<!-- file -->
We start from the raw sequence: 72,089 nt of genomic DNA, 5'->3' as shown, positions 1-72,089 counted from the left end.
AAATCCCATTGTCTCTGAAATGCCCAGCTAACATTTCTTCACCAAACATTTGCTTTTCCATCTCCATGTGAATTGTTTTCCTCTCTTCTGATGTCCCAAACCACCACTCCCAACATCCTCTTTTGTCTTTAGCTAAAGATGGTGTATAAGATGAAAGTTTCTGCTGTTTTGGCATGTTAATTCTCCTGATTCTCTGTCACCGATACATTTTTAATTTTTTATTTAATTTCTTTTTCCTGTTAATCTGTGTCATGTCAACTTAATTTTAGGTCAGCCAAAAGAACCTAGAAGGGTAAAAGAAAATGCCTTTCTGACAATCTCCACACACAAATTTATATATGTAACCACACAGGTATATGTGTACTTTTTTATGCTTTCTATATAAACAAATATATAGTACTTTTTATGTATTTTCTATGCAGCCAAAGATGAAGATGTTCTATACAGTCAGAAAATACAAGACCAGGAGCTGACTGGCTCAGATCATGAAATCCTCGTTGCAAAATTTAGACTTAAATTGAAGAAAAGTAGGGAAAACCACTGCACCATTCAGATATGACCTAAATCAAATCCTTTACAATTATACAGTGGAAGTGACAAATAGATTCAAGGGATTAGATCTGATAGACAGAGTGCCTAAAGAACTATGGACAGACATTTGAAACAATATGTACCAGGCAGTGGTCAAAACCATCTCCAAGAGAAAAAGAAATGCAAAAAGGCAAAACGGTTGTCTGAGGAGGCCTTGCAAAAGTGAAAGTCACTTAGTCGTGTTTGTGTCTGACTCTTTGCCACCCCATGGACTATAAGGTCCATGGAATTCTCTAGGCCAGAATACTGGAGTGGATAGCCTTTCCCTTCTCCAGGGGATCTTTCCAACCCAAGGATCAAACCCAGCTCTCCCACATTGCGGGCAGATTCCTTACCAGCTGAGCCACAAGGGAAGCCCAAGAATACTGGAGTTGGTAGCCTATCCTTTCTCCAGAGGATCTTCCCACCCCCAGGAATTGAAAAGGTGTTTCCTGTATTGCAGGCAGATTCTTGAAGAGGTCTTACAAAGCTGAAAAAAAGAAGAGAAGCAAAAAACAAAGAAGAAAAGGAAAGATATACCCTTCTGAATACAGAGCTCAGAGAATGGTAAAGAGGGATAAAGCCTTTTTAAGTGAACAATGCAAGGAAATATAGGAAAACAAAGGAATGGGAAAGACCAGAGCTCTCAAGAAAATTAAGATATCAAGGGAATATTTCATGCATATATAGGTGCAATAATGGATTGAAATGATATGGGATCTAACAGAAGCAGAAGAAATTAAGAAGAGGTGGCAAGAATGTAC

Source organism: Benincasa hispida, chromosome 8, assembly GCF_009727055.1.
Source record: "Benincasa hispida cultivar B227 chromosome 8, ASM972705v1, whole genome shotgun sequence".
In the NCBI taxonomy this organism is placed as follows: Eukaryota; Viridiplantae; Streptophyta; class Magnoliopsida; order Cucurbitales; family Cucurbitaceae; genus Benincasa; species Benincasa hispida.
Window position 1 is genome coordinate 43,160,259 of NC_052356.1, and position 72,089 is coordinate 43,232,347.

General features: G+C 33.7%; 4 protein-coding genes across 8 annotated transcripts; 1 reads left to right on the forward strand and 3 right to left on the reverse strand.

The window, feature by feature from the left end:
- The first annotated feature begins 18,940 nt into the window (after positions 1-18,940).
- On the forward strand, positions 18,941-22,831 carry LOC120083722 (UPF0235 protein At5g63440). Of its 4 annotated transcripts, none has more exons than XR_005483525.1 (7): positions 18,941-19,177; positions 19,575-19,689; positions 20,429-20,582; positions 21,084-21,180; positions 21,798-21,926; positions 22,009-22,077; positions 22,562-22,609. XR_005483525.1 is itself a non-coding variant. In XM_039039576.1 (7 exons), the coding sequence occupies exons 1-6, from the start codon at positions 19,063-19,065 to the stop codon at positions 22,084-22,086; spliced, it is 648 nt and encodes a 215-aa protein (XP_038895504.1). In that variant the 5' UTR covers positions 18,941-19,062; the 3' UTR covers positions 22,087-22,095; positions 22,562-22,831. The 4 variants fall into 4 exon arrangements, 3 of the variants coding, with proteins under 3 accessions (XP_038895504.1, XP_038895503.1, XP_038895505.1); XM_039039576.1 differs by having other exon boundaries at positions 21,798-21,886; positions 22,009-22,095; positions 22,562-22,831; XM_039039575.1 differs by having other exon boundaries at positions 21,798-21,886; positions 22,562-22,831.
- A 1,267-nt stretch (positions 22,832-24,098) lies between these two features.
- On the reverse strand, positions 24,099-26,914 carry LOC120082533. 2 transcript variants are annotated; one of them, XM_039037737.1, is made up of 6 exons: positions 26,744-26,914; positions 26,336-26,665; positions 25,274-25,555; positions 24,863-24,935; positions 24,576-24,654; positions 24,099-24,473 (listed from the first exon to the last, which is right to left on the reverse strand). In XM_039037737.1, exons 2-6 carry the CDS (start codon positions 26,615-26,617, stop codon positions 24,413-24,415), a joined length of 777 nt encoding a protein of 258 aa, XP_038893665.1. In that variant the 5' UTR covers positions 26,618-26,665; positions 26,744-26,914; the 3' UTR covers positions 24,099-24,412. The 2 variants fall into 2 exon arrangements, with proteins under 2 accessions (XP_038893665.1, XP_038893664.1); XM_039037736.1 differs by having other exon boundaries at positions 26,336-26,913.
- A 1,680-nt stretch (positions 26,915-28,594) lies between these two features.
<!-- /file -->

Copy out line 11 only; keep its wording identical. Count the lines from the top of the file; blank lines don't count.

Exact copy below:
- A 1,267-nt stretch (positions 22,832-24,098) lies between these two features.